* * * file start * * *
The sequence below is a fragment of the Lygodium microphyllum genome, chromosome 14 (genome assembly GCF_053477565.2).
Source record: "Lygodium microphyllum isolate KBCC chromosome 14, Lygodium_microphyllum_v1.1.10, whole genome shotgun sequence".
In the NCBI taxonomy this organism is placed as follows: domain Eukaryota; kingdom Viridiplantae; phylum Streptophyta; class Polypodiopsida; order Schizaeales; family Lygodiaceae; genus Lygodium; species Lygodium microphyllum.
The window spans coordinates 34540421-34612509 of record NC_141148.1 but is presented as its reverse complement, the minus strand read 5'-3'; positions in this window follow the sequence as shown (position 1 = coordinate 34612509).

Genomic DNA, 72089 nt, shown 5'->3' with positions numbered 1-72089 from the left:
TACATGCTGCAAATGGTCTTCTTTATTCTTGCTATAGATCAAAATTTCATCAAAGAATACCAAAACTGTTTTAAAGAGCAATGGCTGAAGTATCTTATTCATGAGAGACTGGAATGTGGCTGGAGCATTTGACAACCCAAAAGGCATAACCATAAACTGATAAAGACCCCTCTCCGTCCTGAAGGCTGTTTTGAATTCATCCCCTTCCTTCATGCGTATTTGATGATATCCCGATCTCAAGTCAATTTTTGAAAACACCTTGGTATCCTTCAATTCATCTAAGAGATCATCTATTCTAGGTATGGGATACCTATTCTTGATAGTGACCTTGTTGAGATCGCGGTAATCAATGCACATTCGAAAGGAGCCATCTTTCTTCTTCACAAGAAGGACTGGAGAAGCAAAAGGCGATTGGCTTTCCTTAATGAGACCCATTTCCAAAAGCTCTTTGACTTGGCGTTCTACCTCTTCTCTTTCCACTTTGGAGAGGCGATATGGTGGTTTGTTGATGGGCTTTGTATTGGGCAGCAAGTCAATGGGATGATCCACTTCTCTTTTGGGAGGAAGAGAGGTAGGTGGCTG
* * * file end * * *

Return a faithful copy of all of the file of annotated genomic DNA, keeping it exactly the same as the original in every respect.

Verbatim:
The sequence below is a fragment of the Lygodium microphyllum genome, chromosome 14 (genome assembly GCF_053477565.2).
Source record: "Lygodium microphyllum isolate KBCC chromosome 14, Lygodium_microphyllum_v1.1.10, whole genome shotgun sequence".
In the NCBI taxonomy this organism is placed as follows: domain Eukaryota; kingdom Viridiplantae; phylum Streptophyta; class Polypodiopsida; order Schizaeales; family Lygodiaceae; genus Lygodium; species Lygodium microphyllum.
The window spans coordinates 34540421-34612509 of record NC_141148.1 but is presented as its reverse complement, the minus strand read 5'-3'; positions in this window follow the sequence as shown (position 1 = coordinate 34612509).

Genomic DNA, 72089 nt, shown 5'->3' with positions numbered 1-72089 from the left:
TACATGCTGCAAATGGTCTTCTTTATTCTTGCTATAGATCAAAATTTCATCAAAGAATACCAAAACTGTTTTAAAGAGCAATGGCTGAAGTATCTTATTCATGAGAGACTGGAATGTGGCTGGAGCATTTGACAACCCAAAAGGCATAACCATAAACTGATAAAGACCCCTCTCCGTCCTGAAGGCTGTTTTGAATTCATCCCCTTCCTTCATGCGTATTTGATGATATCCCGATCTCAAGTCAATTTTTGAAAACACCTTGGTATCCTTCAATTCATCTAAGAGATCATCTATTCTAGGTATGGGATACCTATTCTTGATAGTGACCTTGTTGAGATCGCGGTAATCAATGCACATTCGAAAGGAGCCATCTTTCTTCTTCACAAGAAGGACTGGAGAAGCAAAAGGCGATTGGCTTTCCTTAATGAGACCCATTTCCAAAAGCTCTTTGACTTGGCGTTCTACCTCTTCTCTTTCCACTTTGGAGAGGCGATATGGTGGTTTGTTGATGGGCTTTGTATTGGGCAGCAAGTCAATGGGATGATCCACTTCTCTTTTGGGAGGAAGAGAGGTAGGTGGCTG